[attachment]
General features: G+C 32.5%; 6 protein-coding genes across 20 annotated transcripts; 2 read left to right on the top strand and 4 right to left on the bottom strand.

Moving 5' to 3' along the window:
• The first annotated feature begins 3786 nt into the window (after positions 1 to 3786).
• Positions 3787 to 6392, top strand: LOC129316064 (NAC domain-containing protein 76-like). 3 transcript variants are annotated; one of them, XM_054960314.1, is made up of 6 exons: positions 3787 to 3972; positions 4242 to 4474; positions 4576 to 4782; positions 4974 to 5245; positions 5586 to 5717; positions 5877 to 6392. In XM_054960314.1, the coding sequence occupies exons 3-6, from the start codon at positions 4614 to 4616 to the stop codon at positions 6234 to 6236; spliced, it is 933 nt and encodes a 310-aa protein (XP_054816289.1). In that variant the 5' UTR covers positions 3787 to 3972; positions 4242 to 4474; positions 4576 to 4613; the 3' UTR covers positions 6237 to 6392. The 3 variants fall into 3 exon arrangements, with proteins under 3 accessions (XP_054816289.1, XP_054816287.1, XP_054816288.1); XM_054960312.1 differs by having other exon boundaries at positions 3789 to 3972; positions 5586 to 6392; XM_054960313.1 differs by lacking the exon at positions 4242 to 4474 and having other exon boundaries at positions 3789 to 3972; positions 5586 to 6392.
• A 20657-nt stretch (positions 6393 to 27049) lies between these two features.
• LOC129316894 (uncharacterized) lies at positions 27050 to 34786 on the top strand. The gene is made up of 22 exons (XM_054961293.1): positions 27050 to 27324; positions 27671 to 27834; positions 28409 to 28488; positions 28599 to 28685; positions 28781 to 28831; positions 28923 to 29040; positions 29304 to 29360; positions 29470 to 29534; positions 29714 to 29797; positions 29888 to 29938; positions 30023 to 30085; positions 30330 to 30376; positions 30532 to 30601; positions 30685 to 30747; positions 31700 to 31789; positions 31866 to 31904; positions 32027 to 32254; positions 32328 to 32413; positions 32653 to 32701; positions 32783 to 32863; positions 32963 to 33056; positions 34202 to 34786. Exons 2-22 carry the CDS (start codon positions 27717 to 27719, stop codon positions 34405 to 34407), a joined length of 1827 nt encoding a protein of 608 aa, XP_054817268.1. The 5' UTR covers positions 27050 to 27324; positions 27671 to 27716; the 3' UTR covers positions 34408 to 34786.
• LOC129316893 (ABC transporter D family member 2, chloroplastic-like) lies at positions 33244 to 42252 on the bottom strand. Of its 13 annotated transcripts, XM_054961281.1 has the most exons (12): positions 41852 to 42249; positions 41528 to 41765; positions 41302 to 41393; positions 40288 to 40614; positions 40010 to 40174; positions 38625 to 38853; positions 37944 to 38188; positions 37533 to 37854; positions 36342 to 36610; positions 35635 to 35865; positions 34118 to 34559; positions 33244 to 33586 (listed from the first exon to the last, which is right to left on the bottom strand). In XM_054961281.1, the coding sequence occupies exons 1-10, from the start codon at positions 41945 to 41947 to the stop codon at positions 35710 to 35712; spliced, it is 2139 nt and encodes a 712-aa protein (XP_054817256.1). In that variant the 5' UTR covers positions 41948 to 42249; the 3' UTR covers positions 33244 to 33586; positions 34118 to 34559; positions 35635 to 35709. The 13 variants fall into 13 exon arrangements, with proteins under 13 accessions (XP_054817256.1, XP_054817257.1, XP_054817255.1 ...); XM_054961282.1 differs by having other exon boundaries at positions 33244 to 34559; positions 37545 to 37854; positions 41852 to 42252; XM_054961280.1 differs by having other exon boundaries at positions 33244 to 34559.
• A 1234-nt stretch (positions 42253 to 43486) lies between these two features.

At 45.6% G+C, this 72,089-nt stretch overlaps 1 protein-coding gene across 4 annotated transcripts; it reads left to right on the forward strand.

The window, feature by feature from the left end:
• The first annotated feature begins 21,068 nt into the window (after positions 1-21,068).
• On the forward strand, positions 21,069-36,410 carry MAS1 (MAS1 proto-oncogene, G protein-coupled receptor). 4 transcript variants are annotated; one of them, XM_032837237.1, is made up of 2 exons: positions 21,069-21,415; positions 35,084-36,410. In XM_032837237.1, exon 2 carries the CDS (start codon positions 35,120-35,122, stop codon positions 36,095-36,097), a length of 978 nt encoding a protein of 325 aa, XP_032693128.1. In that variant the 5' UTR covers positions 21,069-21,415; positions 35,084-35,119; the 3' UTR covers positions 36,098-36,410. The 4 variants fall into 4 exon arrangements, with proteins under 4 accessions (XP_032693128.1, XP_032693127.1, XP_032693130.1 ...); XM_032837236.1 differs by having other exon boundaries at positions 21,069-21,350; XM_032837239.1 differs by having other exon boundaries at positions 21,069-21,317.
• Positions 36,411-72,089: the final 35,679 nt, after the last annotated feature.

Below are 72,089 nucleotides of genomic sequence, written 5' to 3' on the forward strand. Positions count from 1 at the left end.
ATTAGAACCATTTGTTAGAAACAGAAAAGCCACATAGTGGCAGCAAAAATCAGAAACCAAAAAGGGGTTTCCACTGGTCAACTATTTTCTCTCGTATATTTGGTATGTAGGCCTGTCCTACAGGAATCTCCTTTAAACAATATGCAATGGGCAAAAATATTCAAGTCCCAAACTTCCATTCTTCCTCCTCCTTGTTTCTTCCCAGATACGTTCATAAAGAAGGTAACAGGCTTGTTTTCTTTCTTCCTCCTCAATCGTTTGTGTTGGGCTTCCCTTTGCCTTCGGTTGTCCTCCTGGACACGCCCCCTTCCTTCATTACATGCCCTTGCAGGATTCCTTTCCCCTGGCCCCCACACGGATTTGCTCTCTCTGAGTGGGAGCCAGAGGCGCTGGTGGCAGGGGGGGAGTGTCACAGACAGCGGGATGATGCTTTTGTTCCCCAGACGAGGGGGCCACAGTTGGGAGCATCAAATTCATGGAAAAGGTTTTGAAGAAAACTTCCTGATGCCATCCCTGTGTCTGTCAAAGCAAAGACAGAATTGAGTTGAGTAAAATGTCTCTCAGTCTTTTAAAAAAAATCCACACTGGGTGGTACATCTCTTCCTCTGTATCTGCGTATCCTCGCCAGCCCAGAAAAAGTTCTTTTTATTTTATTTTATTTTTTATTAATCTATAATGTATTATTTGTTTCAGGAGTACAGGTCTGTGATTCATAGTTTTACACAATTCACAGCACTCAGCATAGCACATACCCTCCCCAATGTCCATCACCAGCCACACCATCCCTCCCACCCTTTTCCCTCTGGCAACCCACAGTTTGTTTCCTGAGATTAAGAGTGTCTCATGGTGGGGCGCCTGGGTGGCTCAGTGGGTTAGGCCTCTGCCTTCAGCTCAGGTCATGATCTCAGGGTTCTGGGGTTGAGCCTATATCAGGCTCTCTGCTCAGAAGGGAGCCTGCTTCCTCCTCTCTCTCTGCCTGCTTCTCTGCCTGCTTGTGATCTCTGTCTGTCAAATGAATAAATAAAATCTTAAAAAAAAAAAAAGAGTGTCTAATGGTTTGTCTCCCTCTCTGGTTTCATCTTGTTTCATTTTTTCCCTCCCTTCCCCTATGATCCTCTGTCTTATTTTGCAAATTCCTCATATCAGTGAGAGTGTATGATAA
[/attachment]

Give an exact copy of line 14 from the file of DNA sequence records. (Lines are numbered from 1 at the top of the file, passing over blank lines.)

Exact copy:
Below are 72,089 nucleotides of genomic sequence, written 5' to 3' on the forward strand. Positions count from 1 at the left end.